Setting the Record Straight: Clarifying the Right to Privacy

Bar & Bench July 22 2017

Rishika Taneja and Sidhant Kumar

Privacy (with data protection as its subset) in today’s context is not an abstract human rights concern alone. Over time, it has acquired elevated importance owing to the increasing use of data in our social and economic interactions. Therefore, it is imperative that we have a clear legal basis for the fundamental Right to Privacy.

The Supreme Court, recently sitting as a nine-judge Constitution Bench, (Justice KS Puttaswamy (Retd.) & Anr. v. Union of India & Ors ) has been hearing arguments on the question whether privacy is a fundamental right protected by the Constitution. In essence, the dispute is focused on the validity of two decisions of the Supreme Court as binding precedents.

The Union of India has disputed the position of privacy as a fundamental right by citing two decisions of the Supreme Court in MP Sharma v. Satish Chandra, an eight-judge bench decision and Kharak Singh v. State of Uttar Pradesh, a six-judge bench decision. In effect, the Union, suggested that about fifteen subsequent judgments of the Supreme Court accepting privacy as a fundamental right, at variance with the ratio in the aforesaid judgments, ought to be declared per incuriam.

Broadly, the decisions in MP Sharma and Kharak Singh are based on the understanding of fundamental rights enunciated in AK Gopalan v. State of Tamil Nadu. The decision in Gopalan’s case merely required a ‘procedure established by law’ to pass the muster of constitutionality and opined that each of the fundamental rights are distinct and have an independent sphere of operation.

However, it is a generally accepted proposition of law for the last four decades that the Gopalan doctrine was replaced by the ‘due process’ principles set out first by a seven-judge bench of the Supreme Court in Maneka Gandhi v. Union of India. This is by virtue of the decision of an eleven-judge bench of the Supreme Court in the Bank Nationalisation Case that expressly overruled the Gopalan principles.

As a result of the Bank Nationalisation Case, the principles of expansive interpretation of fundamental rights, due process and the integrated nature of fundamental rights as set out in Maneka Gandhi’s case reigned supreme in our rights jurisprudence. Fundamental rights are not distinct silos, but form a mesh of protection of fundamental freedoms.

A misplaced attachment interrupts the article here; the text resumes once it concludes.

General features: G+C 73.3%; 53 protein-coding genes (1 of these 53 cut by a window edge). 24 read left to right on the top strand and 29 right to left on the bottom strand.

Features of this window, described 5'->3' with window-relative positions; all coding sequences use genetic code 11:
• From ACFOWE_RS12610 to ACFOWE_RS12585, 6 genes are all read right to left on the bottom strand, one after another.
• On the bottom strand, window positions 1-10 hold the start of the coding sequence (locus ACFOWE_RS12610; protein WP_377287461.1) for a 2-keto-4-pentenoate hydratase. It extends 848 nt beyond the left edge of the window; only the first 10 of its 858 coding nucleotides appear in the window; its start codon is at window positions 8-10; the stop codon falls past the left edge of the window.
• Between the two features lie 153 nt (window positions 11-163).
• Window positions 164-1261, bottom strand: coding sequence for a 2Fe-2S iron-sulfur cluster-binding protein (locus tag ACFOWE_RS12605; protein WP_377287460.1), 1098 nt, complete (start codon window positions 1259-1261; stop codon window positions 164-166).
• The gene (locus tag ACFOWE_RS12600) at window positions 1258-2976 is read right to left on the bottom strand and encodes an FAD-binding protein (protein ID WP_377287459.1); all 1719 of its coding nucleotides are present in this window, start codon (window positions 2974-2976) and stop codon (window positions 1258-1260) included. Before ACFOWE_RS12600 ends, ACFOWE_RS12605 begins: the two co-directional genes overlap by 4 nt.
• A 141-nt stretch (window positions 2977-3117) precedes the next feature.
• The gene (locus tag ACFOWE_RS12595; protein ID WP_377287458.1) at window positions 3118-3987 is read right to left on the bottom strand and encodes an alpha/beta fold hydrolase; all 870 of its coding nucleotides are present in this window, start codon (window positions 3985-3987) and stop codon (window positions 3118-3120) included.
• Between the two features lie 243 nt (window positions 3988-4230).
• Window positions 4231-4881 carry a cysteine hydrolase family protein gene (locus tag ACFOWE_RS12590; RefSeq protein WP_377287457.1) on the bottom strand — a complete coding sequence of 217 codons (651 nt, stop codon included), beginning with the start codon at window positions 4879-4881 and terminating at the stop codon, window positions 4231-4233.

Ergo, the concept of privacy as a part of personal liberty resides in a number of rights including Articles 14, 19, 20(3) and 21. In the last four decades, this exposition of the Constitution has led to an expansive interpretation of rights, especially the Right Life and Personal Liberty under Article 21 bringing within its ambit a galaxy of unarticulated rights. In many senses, the attempt to revive the view of rights contained in MP Sharma and Kharak Singh belies the evolved wisdom of our jurisprudence over the past forty years.

The minority opinion in Kharak Singh’s case expressly recognized privacy to be an essential ingredient of personal liberty protected by Article 21, in addition to holding that fundamental rights cannot be considered akin to watertight compartments and laws must comply with the entire body of rights. The majority view in the case that declined to recognize a privacy right based on the decision in MP Sharma was specifically held to be erroneous in Maneka Gandhi’s case.

The minority view in Kharak Singh case is today trite law in view of the reaffirmation of its ratio in Maneka Gandhi, which became the defining precedent in interpreting fundamental rights by virtue of the eleven-judges decision in the Bank Nationalisation Case. Further, the Supreme Court in Mohammed Arif v. Supreme Court of India has re-confirmed the lack of precedent value of the majority view in Kharak Singh case (and by extension, its basis rooted in the MP Sharma case) even as late as 2014.

Buttressing the position discussed above is the fact that even the majority opinion in the Kharak Singh case by necessary implication recognized privacy by holding that the age old common law maxim ‘every man’s house is his castle’ is an important part of personal liberty. The decision in MP Sharma’s case, apart from being based on a subsequently overruled exposition of the Constitution, is based solely on Article 20 (3) and not Article 21, which is dealt by subsequent decisions that have recognized privacy.

In addition to re-affirming a Right to Privacy, the Court must attempt to add juristic content to the four-decade old right. The Court has a choice to catalogue the Right to Privacy or allow for a case-by-case evolution based on broad contours. The ubiquitous use of data in all transactions also requires the definition of the right against private parties.

Most importantly, the court must also recognize that remedying breaches of privacy will require the balancing of other rights, including free speech and interests such as those of efficient governance. It is well accepted that no right is completely absolute; rights are subject to reasonable restrictions within a defined scope. The Supreme Court must in this case define the broad contours of the grounds for reasonable restrictions with respect to a fundamental right to privacy.

Rishika Taneja is a practicing advocate in India with a BCL from Oxford University as a Harish Salve Scholar. Sidhant Kumar till recently was practicing at an international law firm in Singapore and is presently a LL.M. student at Stanford Law School. Rishika and Sidhant are the authors of the book ‘Privacy Law: Principles, Injunctions and Compensation’, Eastern Book Company, 2014.

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